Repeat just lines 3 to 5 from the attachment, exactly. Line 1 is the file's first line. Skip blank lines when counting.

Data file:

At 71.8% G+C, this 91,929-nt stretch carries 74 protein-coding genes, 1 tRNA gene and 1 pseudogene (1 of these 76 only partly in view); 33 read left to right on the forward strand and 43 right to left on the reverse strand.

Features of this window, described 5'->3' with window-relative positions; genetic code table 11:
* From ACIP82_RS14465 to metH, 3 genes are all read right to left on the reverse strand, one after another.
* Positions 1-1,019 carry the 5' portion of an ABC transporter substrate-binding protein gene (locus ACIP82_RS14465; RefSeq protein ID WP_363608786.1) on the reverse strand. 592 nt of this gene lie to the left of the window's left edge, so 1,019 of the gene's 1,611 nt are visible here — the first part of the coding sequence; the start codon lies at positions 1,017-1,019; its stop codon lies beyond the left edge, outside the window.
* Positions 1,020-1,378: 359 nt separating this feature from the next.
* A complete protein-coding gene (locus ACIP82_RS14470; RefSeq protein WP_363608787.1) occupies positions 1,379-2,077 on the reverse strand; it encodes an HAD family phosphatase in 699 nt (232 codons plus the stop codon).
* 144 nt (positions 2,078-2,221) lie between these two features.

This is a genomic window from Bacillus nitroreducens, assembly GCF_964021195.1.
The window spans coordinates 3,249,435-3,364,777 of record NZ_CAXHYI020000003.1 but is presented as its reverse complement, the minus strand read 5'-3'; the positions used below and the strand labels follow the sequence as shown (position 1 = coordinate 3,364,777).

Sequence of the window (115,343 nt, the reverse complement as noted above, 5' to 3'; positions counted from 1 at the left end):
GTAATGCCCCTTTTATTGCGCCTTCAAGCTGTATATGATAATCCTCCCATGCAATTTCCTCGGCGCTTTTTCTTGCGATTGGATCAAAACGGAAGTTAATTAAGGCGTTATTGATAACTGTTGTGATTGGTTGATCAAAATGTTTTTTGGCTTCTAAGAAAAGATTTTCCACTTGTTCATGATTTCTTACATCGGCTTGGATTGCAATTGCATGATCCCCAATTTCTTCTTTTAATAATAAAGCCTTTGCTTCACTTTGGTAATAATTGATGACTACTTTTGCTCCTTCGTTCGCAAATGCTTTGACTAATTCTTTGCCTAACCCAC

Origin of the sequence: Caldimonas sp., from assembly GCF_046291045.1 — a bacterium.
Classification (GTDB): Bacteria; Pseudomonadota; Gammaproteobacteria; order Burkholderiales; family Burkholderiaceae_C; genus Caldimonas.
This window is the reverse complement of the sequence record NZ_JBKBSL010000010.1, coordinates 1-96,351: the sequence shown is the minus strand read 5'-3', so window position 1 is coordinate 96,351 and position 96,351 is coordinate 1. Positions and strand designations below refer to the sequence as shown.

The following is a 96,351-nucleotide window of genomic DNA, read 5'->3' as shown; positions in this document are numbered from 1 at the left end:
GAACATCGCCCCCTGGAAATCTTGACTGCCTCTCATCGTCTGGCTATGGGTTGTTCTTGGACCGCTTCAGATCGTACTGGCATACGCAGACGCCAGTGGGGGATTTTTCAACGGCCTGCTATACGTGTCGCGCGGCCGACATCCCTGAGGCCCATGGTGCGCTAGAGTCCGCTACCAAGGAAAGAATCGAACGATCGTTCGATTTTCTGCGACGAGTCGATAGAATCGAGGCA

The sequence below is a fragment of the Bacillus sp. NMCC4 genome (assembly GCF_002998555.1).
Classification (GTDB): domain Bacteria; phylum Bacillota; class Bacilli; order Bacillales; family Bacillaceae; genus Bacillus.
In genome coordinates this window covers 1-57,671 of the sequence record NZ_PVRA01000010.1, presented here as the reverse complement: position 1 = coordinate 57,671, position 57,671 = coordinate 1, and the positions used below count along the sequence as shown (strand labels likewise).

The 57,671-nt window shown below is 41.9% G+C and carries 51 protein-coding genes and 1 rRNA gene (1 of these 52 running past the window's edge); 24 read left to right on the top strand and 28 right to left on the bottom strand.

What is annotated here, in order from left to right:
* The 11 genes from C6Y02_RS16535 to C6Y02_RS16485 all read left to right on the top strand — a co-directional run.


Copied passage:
* From ACIP82_RS14465 to metH, 3 genes are all read right to left on the reverse strand, one after another.
* Positions 1-1,019 carry the 5' portion of an ABC transporter substrate-binding protein gene (locus ACIP82_RS14465; RefSeq protein ID WP_363608786.1) on the reverse strand. 592 nt of this gene lie to the left of the window's left edge, so 1,019 of the gene's 1,611 nt are visible here — the first part of the coding sequence; the start codon lies at positions 1,017-1,019; its stop codon lies beyond the left edge, outside the window.
* Positions 1,020-1,378: 359 nt separating this feature from the next.